4155    <title>Coded Character Set -- 7-bit American Standard Code for Information Interchange</title>
4156    <author>
4157      <organization>American National Standards Institute</organization>
4158    </author>
4159    <date year="1986"/>
4160  </front>
4161  <seriesInfo name="ANSI" value="X3.4"/>
4164<reference anchor="RFC1950">
4165  <front>
4166    <title>ZLIB Compressed Data Format Specification version 3.3</title>
4167    <author initials="L.P." surname="Deutsch" fullname="L. Peter Deutsch">
4168      <organization>Aladdin Enterprises</organization>
4169      <address><email></email></address>
4170    </author>
4171    <author initials="J-L." surname="Gailly" fullname="Jean-Loup Gailly"/>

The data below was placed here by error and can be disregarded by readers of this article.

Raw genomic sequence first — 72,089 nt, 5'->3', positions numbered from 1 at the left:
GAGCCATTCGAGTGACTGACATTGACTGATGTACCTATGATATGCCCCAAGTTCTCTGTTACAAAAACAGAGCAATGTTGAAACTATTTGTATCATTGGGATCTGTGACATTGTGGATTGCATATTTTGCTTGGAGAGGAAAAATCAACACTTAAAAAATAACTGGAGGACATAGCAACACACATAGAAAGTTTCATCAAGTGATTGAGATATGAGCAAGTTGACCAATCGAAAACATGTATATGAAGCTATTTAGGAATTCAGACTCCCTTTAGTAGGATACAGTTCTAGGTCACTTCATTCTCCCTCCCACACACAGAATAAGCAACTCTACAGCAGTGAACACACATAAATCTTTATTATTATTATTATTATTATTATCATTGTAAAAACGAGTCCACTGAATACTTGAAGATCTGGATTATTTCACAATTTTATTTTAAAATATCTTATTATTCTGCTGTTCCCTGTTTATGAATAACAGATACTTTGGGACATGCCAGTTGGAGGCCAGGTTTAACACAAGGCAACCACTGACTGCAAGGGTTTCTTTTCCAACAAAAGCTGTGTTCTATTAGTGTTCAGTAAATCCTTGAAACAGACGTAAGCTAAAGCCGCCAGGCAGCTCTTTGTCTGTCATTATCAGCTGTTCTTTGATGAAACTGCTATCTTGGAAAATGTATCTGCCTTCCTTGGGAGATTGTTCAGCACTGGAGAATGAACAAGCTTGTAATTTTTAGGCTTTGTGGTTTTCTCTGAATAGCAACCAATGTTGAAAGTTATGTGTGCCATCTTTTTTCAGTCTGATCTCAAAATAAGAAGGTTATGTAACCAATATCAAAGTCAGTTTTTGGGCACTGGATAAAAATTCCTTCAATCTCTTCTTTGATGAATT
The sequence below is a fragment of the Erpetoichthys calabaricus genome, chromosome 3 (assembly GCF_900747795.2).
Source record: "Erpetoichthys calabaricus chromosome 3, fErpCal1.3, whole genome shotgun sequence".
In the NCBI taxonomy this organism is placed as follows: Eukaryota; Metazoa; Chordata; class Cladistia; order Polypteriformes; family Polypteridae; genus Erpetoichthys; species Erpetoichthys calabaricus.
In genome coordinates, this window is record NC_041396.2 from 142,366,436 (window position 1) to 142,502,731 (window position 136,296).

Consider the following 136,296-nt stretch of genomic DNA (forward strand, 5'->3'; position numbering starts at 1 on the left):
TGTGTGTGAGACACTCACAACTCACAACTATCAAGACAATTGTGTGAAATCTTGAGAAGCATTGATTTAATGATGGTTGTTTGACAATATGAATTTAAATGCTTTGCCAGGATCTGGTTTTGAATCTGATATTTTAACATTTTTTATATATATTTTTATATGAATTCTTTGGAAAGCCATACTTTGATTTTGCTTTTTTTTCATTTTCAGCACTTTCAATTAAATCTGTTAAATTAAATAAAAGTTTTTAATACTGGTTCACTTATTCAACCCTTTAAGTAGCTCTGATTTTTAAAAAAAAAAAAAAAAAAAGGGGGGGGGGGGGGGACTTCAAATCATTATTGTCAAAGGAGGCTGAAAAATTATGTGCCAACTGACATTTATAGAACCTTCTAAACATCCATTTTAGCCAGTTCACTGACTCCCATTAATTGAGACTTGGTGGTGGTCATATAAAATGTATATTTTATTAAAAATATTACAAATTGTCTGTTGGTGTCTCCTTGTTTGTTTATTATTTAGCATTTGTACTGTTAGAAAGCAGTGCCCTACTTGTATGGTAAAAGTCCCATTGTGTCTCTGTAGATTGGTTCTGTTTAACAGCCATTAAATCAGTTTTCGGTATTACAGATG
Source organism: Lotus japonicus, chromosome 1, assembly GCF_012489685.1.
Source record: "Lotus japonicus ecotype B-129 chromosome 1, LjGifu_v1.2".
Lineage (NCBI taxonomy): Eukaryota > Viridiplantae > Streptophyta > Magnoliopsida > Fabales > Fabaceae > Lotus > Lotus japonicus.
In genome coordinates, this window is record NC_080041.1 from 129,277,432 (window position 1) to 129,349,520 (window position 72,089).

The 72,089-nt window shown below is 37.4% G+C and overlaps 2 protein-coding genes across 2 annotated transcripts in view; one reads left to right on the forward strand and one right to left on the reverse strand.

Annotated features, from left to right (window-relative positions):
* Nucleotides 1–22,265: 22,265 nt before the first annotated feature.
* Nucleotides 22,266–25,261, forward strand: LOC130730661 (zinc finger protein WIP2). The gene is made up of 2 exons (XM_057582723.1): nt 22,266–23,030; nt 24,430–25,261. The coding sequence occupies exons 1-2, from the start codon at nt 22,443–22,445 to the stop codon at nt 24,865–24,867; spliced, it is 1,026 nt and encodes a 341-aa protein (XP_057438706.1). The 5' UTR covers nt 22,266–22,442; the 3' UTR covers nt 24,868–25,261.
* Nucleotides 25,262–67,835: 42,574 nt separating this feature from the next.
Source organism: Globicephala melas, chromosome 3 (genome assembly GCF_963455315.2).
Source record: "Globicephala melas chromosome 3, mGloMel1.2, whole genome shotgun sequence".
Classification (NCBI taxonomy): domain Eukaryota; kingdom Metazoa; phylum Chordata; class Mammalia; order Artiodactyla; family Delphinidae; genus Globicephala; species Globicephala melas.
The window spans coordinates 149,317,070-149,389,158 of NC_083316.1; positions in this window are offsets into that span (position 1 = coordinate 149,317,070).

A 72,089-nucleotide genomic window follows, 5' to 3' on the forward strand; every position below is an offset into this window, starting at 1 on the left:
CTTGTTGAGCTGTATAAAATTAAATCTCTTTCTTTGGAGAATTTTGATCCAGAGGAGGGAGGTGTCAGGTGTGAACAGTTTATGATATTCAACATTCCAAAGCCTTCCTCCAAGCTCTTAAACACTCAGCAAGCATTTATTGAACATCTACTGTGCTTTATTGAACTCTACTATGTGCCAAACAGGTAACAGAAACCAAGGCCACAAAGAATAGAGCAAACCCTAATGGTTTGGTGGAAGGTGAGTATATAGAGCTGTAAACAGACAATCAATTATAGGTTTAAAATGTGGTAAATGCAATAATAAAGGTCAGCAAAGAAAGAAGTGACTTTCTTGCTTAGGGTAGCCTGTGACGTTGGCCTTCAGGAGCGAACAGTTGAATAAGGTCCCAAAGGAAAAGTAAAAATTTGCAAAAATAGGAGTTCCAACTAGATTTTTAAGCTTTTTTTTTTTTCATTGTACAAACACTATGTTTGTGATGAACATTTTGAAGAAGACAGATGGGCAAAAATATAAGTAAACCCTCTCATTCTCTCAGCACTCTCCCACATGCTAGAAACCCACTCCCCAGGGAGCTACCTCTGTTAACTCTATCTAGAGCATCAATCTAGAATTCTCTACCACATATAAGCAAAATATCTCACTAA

4172    <date month="May" year="1996"/>
4173  </front>
4174  <seriesInfo name="RFC" value="1950"/>
4175  <!--<annotation>
4176    RFC 1950 is an Informational RFC, thus it might be less stable than
4177    this specification. On the other hand, this downward reference was
4178    present since the publication of <xref target="RFC2068" x:fmt="none">RFC 2068</xref> in 1997,
4179    therefore it is unlikely to cause problems in practice. See also
4180    <xref target="BCP97"/>.
4181  </annotation>-->
4184<reference anchor="RFC1951">
4185  <front>
4186    <title>DEFLATE Compressed Data Format Specification version 1.3</title>
4187    <author initials="P." surname="Deutsch" fullname="L. Peter Deutsch">
4188      <organization>Aladdin Enterprises</organization>
4189      <address><email></email></address>
4190    </author>
4191    <date month="May" year="1996"/>
4192  </front>
4193  <seriesInfo name="RFC" value="1951"/>